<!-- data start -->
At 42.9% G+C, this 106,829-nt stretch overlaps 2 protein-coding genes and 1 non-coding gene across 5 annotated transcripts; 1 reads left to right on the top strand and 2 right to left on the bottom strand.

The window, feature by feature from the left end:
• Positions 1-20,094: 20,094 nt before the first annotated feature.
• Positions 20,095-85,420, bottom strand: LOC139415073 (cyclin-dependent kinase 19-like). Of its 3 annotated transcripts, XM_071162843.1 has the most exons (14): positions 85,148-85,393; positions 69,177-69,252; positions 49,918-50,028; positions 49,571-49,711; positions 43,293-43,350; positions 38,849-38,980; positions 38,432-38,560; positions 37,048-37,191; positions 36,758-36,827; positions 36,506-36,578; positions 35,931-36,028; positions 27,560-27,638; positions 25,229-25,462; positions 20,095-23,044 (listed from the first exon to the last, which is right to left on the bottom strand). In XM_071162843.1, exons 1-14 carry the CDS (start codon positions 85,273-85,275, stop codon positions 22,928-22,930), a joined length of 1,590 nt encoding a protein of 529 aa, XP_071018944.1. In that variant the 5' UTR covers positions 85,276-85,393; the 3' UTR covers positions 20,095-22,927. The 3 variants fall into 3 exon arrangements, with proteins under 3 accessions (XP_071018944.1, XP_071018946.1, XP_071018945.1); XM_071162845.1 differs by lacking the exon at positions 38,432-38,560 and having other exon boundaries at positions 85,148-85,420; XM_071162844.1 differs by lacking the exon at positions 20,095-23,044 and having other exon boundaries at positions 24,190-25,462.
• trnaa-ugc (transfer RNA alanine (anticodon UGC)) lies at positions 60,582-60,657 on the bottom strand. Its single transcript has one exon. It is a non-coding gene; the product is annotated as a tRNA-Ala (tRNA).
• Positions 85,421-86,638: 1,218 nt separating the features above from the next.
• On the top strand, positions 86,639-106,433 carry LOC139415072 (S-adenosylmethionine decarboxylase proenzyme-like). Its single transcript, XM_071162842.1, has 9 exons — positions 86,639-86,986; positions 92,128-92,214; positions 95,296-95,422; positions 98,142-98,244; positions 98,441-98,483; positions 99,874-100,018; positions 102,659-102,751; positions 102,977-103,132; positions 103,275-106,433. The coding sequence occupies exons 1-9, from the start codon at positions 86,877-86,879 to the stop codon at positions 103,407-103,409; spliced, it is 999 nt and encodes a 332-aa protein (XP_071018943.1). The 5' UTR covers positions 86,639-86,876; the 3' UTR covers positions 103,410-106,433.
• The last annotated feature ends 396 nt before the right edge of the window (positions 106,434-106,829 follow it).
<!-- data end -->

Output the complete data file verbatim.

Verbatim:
At 42.9% G+C, this 106,829-nt stretch overlaps 2 protein-coding genes and 1 non-coding gene across 5 annotated transcripts; 1 reads left to right on the top strand and 2 right to left on the bottom strand.

The window, feature by feature from the left end:
• Positions 1-20,094: 20,094 nt before the first annotated feature.
• Positions 20,095-85,420, bottom strand: LOC139415073 (cyclin-dependent kinase 19-like). Of its 3 annotated transcripts, XM_071162843.1 has the most exons (14): positions 85,148-85,393; positions 69,177-69,252; positions 49,918-50,028; positions 49,571-49,711; positions 43,293-43,350; positions 38,849-38,980; positions 38,432-38,560; positions 37,048-37,191; positions 36,758-36,827; positions 36,506-36,578; positions 35,931-36,028; positions 27,560-27,638; positions 25,229-25,462; positions 20,095-23,044 (listed from the first exon to the last, which is right to left on the bottom strand). In XM_071162843.1, exons 1-14 carry the CDS (start codon positions 85,273-85,275, stop codon positions 22,928-22,930), a joined length of 1,590 nt encoding a protein of 529 aa, XP_071018944.1. In that variant the 5' UTR covers positions 85,276-85,393; the 3' UTR covers positions 20,095-22,927. The 3 variants fall into 3 exon arrangements, with proteins under 3 accessions (XP_071018944.1, XP_071018946.1, XP_071018945.1); XM_071162845.1 differs by lacking the exon at positions 38,432-38,560 and having other exon boundaries at positions 85,148-85,420; XM_071162844.1 differs by lacking the exon at positions 20,095-23,044 and having other exon boundaries at positions 24,190-25,462.
• trnaa-ugc (transfer RNA alanine (anticodon UGC)) lies at positions 60,582-60,657 on the bottom strand. Its single transcript has one exon. It is a non-coding gene; the product is annotated as a tRNA-Ala (tRNA).
• Positions 85,421-86,638: 1,218 nt separating the features above from the next.
• On the top strand, positions 86,639-106,433 carry LOC139415072 (S-adenosylmethionine decarboxylase proenzyme-like). Its single transcript, XM_071162842.1, has 9 exons — positions 86,639-86,986; positions 92,128-92,214; positions 95,296-95,422; positions 98,142-98,244; positions 98,441-98,483; positions 99,874-100,018; positions 102,659-102,751; positions 102,977-103,132; positions 103,275-106,433. The coding sequence occupies exons 1-9, from the start codon at positions 86,877-86,879 to the stop codon at positions 103,407-103,409; spliced, it is 999 nt and encodes a 332-aa protein (XP_071018943.1). The 5' UTR covers positions 86,639-86,876; the 3' UTR covers positions 103,410-106,433.
• The last annotated feature ends 396 nt before the right edge of the window (positions 106,434-106,829 follow it).